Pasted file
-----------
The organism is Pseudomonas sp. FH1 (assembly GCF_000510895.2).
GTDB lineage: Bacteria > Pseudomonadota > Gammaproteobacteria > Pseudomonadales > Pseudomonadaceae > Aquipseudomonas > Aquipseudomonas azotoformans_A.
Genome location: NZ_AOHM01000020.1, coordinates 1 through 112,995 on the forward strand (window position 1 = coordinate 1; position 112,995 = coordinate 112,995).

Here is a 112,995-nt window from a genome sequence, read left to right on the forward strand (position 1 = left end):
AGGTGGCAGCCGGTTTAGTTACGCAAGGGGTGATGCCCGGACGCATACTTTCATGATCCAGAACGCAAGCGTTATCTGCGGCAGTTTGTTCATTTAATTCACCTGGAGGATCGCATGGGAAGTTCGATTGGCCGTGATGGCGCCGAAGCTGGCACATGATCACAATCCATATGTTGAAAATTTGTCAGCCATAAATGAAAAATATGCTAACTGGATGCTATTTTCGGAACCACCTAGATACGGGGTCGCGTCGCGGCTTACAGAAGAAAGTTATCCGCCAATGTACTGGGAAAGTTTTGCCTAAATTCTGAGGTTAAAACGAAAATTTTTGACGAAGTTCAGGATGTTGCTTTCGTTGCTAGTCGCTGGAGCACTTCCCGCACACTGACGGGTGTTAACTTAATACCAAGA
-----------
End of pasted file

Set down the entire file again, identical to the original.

The organism is Pseudomonas sp. FH1 (assembly GCF_000510895.2).
GTDB lineage: Bacteria > Pseudomonadota > Gammaproteobacteria > Pseudomonadales > Pseudomonadaceae > Aquipseudomonas > Aquipseudomonas azotoformans_A.
Genome location: NZ_AOHM01000020.1, coordinates 1 through 112,995 on the forward strand (window position 1 = coordinate 1; position 112,995 = coordinate 112,995).

Here is a 112,995-nt window from a genome sequence, read left to right on the forward strand (position 1 = left end):
AGGTGGCAGCCGGTTTAGTTACGCAAGGGGTGATGCCCGGACGCATACTTTCATGATCCAGAACGCAAGCGTTATCTGCGGCAGTTTGTTCATTTAATTCACCTGGAGGATCGCATGGGAAGTTCGATTGGCCGTGATGGCGCCGAAGCTGGCACATGATCACAATCCATATGTTGAAAATTTGTCAGCCATAAATGAAAAATATGCTAACTGGATGCTATTTTCGGAACCACCTAGATACGGGGTCGCGTCGCGGCTTACAGAAGAAAGTTATCCGCCAATGTACTGGGAAAGTTTTGCCTAAATTCTGAGGTTAAAACGAAAATTTTTGACGAAGTTCAGGATGTTGCTTTCGTTGCTAGTCGCTGGAGCACTTCCCGCACACTGACGGGTGTTAACTTAATACCAAGA